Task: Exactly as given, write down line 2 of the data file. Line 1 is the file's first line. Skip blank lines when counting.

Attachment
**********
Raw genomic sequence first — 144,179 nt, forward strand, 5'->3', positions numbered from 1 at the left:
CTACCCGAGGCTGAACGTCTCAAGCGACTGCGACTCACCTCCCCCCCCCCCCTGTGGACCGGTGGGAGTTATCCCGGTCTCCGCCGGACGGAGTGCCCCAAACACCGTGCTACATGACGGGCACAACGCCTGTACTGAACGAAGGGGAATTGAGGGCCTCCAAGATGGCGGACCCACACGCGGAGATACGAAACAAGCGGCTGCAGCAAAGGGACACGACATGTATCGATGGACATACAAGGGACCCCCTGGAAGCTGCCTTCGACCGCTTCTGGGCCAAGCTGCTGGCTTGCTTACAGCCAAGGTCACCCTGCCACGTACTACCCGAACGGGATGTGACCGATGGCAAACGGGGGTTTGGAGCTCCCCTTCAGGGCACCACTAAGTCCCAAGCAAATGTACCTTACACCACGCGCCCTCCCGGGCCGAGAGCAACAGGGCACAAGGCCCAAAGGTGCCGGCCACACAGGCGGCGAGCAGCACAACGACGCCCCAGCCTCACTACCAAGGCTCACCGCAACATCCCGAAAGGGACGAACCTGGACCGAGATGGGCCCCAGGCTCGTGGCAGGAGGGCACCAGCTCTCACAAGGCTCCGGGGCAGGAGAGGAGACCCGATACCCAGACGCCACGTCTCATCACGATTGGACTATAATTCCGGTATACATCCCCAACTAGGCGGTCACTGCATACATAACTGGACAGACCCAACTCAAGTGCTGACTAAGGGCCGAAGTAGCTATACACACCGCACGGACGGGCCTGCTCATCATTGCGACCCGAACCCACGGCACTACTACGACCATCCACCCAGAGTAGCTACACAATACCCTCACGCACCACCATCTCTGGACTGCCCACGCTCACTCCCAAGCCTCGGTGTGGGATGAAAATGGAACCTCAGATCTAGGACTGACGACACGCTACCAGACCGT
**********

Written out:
CTACCCGAGGCTGAACGTCTCAAGCGACTGCGACTCACCTCCCCCCCCCCCCTGTGGACCGGTGGGAGTTATCCCGGTCTCCGCCGGACGGAGTGCCCCAAACACCGTGCTACATGACGGGCACAACGCCTGTACTGAACGAAGGGGAATTGAGGGCCTCCAAGATGGCGGACCCACACGCGGAGATACGAAACAAGCGGCTGCAGCAAAGGGACACGACATGTATCGATGGACATACAAGGGACCCCCTGGAAGCTGCCTTCGACCGCTTCTGGGCCAAGCTGCTGGCTTGCTTACAGCCAAGGTCACCCTGCCACGTACTACCCGAACGGGATGTGACCGATGGCAAACGGGGGTTTGGAGCTCCCCTTCAGGGCACCACTAAGTCCCAAGCAAATGTACCTTACACCACGCGCCCTCCCGGGCCGAGAGCAACAGGGCACAAGGCCCAAAGGTGCCGGCCACACAGGCGGCGAGCAGCACAACGACGCCCCAGCCTCACTACCAAGGCTCACCGCAACATCCCGAAAGGGACGAACCTGGACCGAGATGGGCCCCAGGCTCGTGGCAGGAGGGCACCAGCTCTCACAAGGCTCCGGGGCAGGAGAGGAGACCCGATACCCAGACGCCACGTCTCATCACGATTGGACTATAATTCCGGTATACATCCCCAACTAGGCGGTCACTGCATACATAACTGGACAGACCCAACTCAAGTGCTGACTAAGGGCCGAAGTAGCTATACACACCGCACGGACGGGCCTGCTCATCATTGCGACCCGAACCCACGGCACTACTACGACCATCCACCCAGAGTAGCTACACAATACCCTCACGCACCACCATCTCTGGACTGCCCACGCTCACTCCCAAGCCTCGGTGTGGGATGAAAATGGAACCTCAGATCTAGGACTGACGACACGCTACCAGACCGT